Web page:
"We had to decide whether to ignore the agency, and go forward with the food and wine section, which we thought was a good idea, or simply delay it so we could all launch on the same day," Hearst said. They waited, and then found that for obvious reasons, the agency wanted the Chronicle to be the prototype shown to potential advertisers.
So a decision that made sense economically wound up hurting Hearst's struggle to give the Examiner a more exciting identity.
So far, Hearst's campaign has not been rewarded with circulation gains. "He hasn't got a viable paper there now, economically," Morton said. But Hearst is using increased profits from the JOA to improve the paper. "So that works to the reader's benefit," he added. Competition, Quality Link
But there is a close connection between competition and quality, said Robert Picard, head of a three-year project at Louisiana State University focusing on press concentration such as the JOAs. "The journalism suffers. There are exceptions, but in general if there is no direct head-to-head competition, no incentives, it depends on the pride of the organization. If you don't have that pride, you get cutbacks in news services, cutbacks in locally produced copy, staff reductions."
In Detroit there are fears that the lack of competition will sap some of the fire from the city's two big papers, leaving Detroit poorer. "If you believe in capitalism and that there is some economic incentive in putting out the best product you can, you're not going to like this," said Hillel Levin, executive editor of Metropolitan Detroit Magazine and a strong opponent of the JOA.
"Our newsroom was like a morgue," said Louis Mleczko, reporter and Newspaper Guild representative for The News, recalling the day last April when the agreement between the Detroit papers was announced. "That afternoon, Gannett sent down the word and said 'Let's celebrate. Everybody come back to the cafeteria for free beer and pretzels.' But, people were mortified. 'Celebrate what?' we said. 'The death of competitive journalism in Detroit?' "
Neuharth responded that Gannett is participating in a half-dozen JOAs and in every case "news and editorial products of individual papers are superior to what they were before."
"We are not interested in letting greed dictate how we do business if we can be satisfactorily profitable and make a contribution to the community," he said of the Detroit JOA. "The cynics and the skeptics ain't going to believe that, but I care very deeply about this market." Expressions of Cynicism
There have been expressions of cynicism and skepticism in Detroit about Neuharth's motives since he paid $717 million last year to acquire The News and other properties, including five television stations and several small newspapers. From the moment the sale was announced, there was speculation that Neuharth planned to seek a JOA with Knight-Ridder's Free Press, on the theory that he must have anticipated a JOA to think the News was worth such a high purchase price.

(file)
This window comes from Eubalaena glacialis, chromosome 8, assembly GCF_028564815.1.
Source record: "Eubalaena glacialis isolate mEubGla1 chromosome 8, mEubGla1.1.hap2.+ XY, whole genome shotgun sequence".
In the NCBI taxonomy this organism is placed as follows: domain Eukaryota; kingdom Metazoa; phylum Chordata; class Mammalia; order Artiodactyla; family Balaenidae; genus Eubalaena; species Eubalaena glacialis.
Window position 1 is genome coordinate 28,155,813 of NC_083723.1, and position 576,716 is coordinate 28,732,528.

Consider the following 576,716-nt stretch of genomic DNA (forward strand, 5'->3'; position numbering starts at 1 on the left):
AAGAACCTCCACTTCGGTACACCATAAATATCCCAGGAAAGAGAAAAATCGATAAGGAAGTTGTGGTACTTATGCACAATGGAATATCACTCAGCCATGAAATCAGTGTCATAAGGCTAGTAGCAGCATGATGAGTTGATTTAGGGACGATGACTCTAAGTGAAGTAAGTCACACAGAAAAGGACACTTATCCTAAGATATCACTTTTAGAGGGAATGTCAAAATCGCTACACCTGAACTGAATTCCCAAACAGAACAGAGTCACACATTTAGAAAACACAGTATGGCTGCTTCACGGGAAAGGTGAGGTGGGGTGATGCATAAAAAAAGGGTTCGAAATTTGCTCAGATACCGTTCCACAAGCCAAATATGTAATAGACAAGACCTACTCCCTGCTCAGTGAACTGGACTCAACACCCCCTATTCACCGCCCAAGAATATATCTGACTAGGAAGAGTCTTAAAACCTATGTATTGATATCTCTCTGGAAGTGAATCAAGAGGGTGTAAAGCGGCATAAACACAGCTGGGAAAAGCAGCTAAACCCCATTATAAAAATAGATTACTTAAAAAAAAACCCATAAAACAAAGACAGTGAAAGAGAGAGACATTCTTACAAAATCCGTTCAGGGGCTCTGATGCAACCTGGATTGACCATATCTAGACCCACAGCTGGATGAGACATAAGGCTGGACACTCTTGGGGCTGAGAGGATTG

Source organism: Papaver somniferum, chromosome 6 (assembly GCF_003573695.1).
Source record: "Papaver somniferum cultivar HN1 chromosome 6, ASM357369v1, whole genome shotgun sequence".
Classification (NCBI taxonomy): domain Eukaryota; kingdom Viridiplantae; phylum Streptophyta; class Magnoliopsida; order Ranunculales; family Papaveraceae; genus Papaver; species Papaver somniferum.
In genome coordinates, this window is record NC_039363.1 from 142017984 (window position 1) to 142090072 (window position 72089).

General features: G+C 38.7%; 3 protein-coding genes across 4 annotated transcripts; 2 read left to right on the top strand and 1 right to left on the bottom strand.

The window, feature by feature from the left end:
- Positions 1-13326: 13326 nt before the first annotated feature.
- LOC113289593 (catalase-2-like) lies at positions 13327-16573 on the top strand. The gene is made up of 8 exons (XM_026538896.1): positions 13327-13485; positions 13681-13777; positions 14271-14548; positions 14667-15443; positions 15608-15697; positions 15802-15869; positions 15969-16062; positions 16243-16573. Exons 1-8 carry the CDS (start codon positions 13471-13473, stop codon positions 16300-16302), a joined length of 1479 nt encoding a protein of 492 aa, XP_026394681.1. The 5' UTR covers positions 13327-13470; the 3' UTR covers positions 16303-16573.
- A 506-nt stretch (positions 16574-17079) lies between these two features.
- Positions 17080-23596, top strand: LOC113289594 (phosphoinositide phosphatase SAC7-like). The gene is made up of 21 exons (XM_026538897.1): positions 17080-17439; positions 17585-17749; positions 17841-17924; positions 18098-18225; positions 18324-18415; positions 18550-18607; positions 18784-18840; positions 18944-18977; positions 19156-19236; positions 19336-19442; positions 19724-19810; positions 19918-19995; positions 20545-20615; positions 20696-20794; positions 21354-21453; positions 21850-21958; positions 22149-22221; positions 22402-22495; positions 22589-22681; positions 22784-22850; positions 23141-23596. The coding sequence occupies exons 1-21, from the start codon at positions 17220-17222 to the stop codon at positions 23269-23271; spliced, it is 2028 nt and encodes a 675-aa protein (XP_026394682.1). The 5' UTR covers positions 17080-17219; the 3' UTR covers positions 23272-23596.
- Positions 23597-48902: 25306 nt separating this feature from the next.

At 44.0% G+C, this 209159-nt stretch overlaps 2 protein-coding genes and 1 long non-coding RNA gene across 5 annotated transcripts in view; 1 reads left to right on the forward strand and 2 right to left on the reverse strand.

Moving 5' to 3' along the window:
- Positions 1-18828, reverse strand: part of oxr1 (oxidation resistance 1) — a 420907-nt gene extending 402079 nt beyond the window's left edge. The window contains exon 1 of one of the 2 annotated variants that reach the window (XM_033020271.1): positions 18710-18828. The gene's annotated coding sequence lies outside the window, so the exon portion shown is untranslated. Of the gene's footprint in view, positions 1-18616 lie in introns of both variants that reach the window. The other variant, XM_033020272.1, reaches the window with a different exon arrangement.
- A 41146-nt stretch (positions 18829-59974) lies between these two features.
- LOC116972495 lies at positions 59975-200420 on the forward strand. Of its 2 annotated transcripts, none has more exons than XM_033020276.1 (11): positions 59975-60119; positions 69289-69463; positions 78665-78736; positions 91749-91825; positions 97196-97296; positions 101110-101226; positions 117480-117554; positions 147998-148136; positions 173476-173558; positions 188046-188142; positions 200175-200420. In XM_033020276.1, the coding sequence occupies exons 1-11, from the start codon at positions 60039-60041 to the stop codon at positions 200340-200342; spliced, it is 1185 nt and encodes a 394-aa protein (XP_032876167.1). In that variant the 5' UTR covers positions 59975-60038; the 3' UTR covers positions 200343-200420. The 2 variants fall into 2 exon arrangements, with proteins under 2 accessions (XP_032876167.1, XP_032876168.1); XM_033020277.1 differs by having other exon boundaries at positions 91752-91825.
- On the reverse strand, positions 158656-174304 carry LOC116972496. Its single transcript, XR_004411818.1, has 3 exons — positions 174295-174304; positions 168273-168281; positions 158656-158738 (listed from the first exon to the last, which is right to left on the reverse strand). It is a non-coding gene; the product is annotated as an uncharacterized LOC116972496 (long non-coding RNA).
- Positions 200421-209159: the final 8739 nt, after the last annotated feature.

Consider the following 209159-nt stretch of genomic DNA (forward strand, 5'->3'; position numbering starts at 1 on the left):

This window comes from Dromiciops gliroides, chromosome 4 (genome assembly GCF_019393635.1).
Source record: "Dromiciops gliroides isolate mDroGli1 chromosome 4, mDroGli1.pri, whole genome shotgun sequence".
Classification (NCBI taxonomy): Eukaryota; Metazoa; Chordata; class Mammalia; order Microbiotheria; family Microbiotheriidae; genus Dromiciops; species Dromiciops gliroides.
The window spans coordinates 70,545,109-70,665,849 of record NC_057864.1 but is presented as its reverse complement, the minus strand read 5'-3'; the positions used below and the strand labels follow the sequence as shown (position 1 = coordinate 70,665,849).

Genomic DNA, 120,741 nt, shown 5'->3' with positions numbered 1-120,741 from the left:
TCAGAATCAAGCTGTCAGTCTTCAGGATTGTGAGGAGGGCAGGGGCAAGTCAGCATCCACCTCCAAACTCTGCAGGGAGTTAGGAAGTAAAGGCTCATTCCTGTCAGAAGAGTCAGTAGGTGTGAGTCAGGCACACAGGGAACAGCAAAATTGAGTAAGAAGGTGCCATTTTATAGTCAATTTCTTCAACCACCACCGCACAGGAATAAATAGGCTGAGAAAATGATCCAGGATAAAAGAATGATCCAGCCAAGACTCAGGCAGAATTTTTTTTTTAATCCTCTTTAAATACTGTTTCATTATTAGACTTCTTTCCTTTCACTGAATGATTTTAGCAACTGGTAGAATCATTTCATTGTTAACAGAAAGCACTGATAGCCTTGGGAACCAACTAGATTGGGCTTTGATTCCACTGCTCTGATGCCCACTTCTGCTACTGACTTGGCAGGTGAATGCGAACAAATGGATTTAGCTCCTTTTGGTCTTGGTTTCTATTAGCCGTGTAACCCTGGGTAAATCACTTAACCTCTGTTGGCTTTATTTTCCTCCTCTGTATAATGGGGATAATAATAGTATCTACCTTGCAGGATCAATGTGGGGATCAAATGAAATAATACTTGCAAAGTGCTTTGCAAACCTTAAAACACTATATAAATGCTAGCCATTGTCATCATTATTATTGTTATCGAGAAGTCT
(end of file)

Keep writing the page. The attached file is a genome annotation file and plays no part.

In a speech last January to the Detroit Economic Club, Neuharth was asked if Gannett and Knight-Ridder were considering a JOA.
"The answer to that question is that there have been no discussions between Gannett, the owners of The Detroit News as of next month, and Knight-Ridder, the owner of the Detroit Free Press, on that subject at all, nor have we given any real thought to it," he said.
In fact, Neuharth had already discussed the possibility of a JOA with Knight-Ridder executives the previous August and September, and again in November. Asked about this, Neuharth said in a recent interview: "I should have said serious discussions, and I may have," adding that the earlier talks with Knight-Ridder had been more exploratory.
"I did not become serious about a JOA in Detroit until Sunday, March 23, because I had set a condition. . . in all of those discussions I said, we can negotiate a JOA, if or when you are willing to let us run it. Period. That's not negotiable. When they said, 'So the issue is control?,' I said, 'You got it.' You know, 'Call us, we won't call you.'
"Everything else was negotiable, that was not," Neuharth said.
Knight-Ridder Chairman Chapman said that his corporation ceded control of the JOA to Gannett for all but major "stockholder matters" such as the sale of property in return for items their company considered crucial. Although the Free Press has been declared the failing paper, Chapman said his corporation was pleased to keep the Free Press as the morning paper and to split profits 50-50 after the first five years.
The agreement will bring together the sixth and seventh largest papers in the country in terms of circulation. A combined Sunday newspaper with The News in charge of hard-news sections and the Free Press in charge of features could bring in 1.3 million or more in circulation, Chapman and others believe. That would make the combination third-largest metropolitan newspaper in the country behind the New York Daily News and The New York Times.